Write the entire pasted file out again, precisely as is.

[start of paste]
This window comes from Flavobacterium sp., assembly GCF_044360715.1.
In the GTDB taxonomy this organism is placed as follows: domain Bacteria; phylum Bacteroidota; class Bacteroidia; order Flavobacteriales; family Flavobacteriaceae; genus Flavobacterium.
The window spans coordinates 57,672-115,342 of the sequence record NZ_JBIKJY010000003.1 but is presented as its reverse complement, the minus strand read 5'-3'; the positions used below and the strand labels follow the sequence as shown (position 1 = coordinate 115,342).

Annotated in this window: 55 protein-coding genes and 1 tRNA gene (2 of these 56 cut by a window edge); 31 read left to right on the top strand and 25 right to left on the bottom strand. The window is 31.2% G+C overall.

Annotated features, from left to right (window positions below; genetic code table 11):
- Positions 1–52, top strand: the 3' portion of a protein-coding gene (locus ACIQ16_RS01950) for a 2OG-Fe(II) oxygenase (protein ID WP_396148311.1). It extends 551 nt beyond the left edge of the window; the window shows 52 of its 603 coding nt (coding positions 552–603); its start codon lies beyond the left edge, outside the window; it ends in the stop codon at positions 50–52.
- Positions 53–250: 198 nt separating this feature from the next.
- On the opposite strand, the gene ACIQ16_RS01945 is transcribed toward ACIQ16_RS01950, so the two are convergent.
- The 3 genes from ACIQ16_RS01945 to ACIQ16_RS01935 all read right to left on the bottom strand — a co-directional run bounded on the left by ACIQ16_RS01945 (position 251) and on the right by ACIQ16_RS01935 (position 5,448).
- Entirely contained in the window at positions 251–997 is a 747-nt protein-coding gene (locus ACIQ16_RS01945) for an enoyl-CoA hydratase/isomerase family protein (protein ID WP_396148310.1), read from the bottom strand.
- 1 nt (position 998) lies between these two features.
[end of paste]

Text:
This window comes from Flavobacterium sp., assembly GCF_044360715.1.
In the GTDB taxonomy this organism is placed as follows: domain Bacteria; phylum Bacteroidota; class Bacteroidia; order Flavobacteriales; family Flavobacteriaceae; genus Flavobacterium.
The window spans coordinates 57,672-115,342 of the sequence record NZ_JBIKJY010000003.1 but is presented as its reverse complement, the minus strand read 5'-3'; the positions used below and the strand labels follow the sequence as shown (position 1 = coordinate 115,342).

Annotated in this window: 55 protein-coding genes and 1 tRNA gene (2 of these 56 cut by a window edge); 31 read left to right on the top strand and 25 right to left on the bottom strand. The window is 31.2% G+C overall.

Annotated features, from left to right (window positions below; genetic code table 11):
- Positions 1–52, top strand: the 3' portion of a protein-coding gene (locus ACIQ16_RS01950) for a 2OG-Fe(II) oxygenase (protein ID WP_396148311.1). It extends 551 nt beyond the left edge of the window; the window shows 52 of its 603 coding nt (coding positions 552–603); its start codon lies beyond the left edge, outside the window; it ends in the stop codon at positions 50–52.
- Positions 53–250: 198 nt separating this feature from the next.
- On the opposite strand, the gene ACIQ16_RS01945 is transcribed toward ACIQ16_RS01950, so the two are convergent.
- The 3 genes from ACIQ16_RS01945 to ACIQ16_RS01935 all read right to left on the bottom strand — a co-directional run bounded on the left by ACIQ16_RS01945 (position 251) and on the right by ACIQ16_RS01935 (position 5,448).
- Entirely contained in the window at positions 251–997 is a 747-nt protein-coding gene (locus ACIQ16_RS01945) for an enoyl-CoA hydratase/isomerase family protein (protein ID WP_396148310.1), read from the bottom strand.
- 1 nt (position 998) lies between these two features.